It’s only in the last two years that the colourful work of the Norwegian painter has become known outside of Norway.
Although both artists are expressionists who used lurid colours to record brilliant Norwegian summer evenings on canvas, Edvard Munch is known the world over whereas Nikolai Astrup – who was born after and died before Munch – is not. But perhaps not for long.
Inspiration and influence
Growing up in rural Jølster between the Sognefjord and the Nordfjord, Nikolai Astrup (1880-1928) had an intimate relationship to nature and his surroundings. He was said to be fascinated by the different moods he could experience in the same place at different times of the day and year.
Nikolai grew up in the parsonage at Ålhus Church in Jølster. As the eldest son it was expected that he would take after his father and become a priest, but this was of no interest to Astrup. Despite his father’s objections, he wanted to become a painter.
Astrup began studying art in Kristiania (the former name of Oslo) in 1899. As part of his studies, Astrup travelled to Paris, London, and Berlin. Much of his early work features nocturnal scenes from Jølster and it is believed this is because he took frequent nighttime walks to help cope with his asthma.
Astrup preferred distinctive, strong colours in his art and the landscapes that evoked the traditions and folklore of his home proved a strong influence throughout his career. In particular, the darkness of night, the mystery of childhood, and his years spent in and around Ålhus Church in Jølster were major themes of his work.
In the dim twilight and in the shadow of a blazing bonfire nature is brought to life. Trees become trolls. Mountains acquire faces – Bergen Art Museum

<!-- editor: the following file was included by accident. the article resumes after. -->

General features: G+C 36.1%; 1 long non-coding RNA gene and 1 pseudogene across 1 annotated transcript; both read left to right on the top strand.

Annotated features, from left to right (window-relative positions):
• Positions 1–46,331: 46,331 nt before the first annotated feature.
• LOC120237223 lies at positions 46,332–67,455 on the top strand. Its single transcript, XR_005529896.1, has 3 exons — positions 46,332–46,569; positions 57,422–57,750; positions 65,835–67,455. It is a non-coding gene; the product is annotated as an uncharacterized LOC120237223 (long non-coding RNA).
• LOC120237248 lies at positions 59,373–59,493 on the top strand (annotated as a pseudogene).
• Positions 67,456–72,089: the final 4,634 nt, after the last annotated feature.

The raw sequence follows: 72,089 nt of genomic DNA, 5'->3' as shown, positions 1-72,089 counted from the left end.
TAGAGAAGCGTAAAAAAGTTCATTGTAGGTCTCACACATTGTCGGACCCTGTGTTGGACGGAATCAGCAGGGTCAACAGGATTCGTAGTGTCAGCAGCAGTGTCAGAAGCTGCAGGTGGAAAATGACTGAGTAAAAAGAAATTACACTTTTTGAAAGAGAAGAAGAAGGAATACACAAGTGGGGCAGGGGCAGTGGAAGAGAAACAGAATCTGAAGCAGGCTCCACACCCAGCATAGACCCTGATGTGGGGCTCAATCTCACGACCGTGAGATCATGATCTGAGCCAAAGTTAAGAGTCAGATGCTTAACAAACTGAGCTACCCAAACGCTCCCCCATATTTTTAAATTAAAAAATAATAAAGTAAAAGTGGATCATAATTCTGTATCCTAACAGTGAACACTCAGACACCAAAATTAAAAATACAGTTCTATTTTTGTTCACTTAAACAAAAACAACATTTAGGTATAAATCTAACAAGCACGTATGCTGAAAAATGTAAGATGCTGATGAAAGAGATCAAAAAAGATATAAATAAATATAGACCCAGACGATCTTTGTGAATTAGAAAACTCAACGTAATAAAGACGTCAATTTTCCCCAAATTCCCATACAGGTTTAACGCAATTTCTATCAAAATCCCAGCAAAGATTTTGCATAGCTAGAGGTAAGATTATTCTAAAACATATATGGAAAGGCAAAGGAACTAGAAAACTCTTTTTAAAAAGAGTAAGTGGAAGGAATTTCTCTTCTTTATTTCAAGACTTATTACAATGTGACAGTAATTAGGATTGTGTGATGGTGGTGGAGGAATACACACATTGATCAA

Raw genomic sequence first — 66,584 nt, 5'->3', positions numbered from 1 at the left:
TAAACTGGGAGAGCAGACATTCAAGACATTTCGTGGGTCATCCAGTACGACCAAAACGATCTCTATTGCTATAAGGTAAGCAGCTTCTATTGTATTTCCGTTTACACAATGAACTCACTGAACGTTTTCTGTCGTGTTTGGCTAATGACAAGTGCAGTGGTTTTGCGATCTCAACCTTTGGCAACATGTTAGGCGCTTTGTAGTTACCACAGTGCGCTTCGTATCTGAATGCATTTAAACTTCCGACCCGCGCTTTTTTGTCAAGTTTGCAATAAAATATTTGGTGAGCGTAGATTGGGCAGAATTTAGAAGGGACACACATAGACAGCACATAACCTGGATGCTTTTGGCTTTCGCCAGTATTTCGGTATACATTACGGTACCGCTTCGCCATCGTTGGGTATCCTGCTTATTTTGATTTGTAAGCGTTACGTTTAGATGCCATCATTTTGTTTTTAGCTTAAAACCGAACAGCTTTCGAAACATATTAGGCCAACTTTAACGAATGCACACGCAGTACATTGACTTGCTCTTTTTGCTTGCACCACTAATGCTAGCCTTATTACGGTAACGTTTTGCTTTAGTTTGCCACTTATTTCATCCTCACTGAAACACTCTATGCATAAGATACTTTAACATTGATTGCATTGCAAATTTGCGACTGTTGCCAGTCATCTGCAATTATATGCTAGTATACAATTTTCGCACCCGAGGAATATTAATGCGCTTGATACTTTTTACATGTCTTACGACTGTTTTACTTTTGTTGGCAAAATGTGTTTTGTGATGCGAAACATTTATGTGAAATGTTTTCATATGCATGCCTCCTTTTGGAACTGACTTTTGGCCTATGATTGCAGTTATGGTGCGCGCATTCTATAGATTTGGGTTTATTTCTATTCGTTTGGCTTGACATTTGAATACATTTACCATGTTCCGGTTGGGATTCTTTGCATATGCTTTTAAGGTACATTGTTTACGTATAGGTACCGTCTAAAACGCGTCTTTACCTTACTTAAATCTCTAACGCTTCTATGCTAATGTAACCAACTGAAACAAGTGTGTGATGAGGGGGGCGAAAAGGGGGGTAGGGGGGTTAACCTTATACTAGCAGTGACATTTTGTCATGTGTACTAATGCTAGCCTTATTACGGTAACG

The religious community of Ålhus was critical of the so-called “heathen” customs of some in the area, but this only intensified Astrup’s interest. The celebration of Midsummer Night was a particular favourite and its bonfires, music and dancing feature in some of his work.
Although he received excellent feedback from his teachers and sold many paintings, Astrup was criticised for a lack of innovation. Critics claimed the years spent in Jølster left him isolated. In his latter years, Astrup studied French and German expressionist art in Berlin and began to experiment with lighter colours and woodcuts. He died aged just 47.
Although well-known in Norway, the first significant international display of Astrup’s work wasn’t held until 2016. The exhibition at Dulwich Picture Gallery in London featured over 90 oil paintings and prints, including works from private collections never exhibited before.
He should be as famous as Edvard Munch, but the world seems to have forgotten him – until now. Astrup is getting his first major show outside Norway … and his visions of the Scandinavian landscape are eerie and sublime – The Guardian
Astrup at Bergen Art Museum
At the time of writing, an entire section of Bergen Art Museum is devoted to Astrup’s work. The exhibition focuses as much on telling the story of Astrup the person as it does on the artwork.